The signing of a patent for land, which is required by law to be executed by an officer, to give effect to a sale made by other officers of the Government, and as a means of passing the title of the Government to the purchaser, is purely a ministerial act. In a case where the land sold was the land of the Government making the sale, and all the acts required to be done prior to the issuing of the patent have been duly performed, and the purchaser is competent to purchase, the duty is imperative upon the officer charged with the execution of the patent to execute it, unless the law has vested him with discretionary powers in that respect. The same rule would apply to the Governor as to an inferior or subordinate officer. It cannot be said that the Governor has the discretion to execute the patent or not, as to him may seem proper, when all the facts appear, showing the legal right of the purchaser to make the purchase, and that he has in fact made the purchase.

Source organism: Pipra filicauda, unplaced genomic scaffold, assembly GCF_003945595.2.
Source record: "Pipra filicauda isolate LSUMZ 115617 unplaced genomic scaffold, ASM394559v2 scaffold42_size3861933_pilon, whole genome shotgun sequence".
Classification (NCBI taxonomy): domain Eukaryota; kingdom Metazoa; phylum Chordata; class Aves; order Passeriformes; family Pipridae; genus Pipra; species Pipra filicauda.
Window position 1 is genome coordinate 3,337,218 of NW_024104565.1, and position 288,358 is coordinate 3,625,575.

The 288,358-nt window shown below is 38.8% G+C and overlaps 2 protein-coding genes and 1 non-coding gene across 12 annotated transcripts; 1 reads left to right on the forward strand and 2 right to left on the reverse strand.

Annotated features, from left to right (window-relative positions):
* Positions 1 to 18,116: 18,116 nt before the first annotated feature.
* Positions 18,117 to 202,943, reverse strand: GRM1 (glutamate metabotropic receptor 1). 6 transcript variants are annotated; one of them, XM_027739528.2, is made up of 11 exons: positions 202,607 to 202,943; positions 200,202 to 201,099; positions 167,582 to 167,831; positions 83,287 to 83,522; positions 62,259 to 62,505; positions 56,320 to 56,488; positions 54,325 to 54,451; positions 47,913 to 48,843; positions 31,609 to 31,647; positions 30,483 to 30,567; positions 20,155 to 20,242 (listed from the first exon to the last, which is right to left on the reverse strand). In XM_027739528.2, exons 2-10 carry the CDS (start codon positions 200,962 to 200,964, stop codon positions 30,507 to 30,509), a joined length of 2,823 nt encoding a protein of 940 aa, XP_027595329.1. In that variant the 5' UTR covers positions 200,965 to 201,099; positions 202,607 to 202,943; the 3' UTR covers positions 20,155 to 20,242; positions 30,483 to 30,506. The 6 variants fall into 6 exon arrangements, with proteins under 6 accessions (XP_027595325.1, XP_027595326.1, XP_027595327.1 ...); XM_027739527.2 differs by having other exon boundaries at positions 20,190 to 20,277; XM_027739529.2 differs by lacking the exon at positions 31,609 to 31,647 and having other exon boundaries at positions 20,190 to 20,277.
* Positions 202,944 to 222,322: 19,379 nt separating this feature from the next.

" But," it is asked by the counsel for the defendant, " is the issuance or signing of the patent by the Governor as purely a ministerial act as to make him amenable to the process of mandamus?" It is difficult to understand how the alleged duty can be any less ministerial, or can partake any more of the characteristics of a purely executive duty of a political nature, merely because the law requires the act to be performed by the Governor instead of some inferior officer. The constitutional injunction that " he shall see that the laws are faithfully executed," cannot change the character of a duty which the Legislature has seen fit to impose upon him; for if the given duty is ministerial when it is required to be performed by any officer, it remains of the same nature though required of the chief executive officer of the State. In Marbury v. Madison, 1 Cranch, 137, it is said that: " It is not by the office of the person to whom the writ is directed, but the nature of the thing to be done, that the propriety or impropriety of issuing a mandamus is to be determined."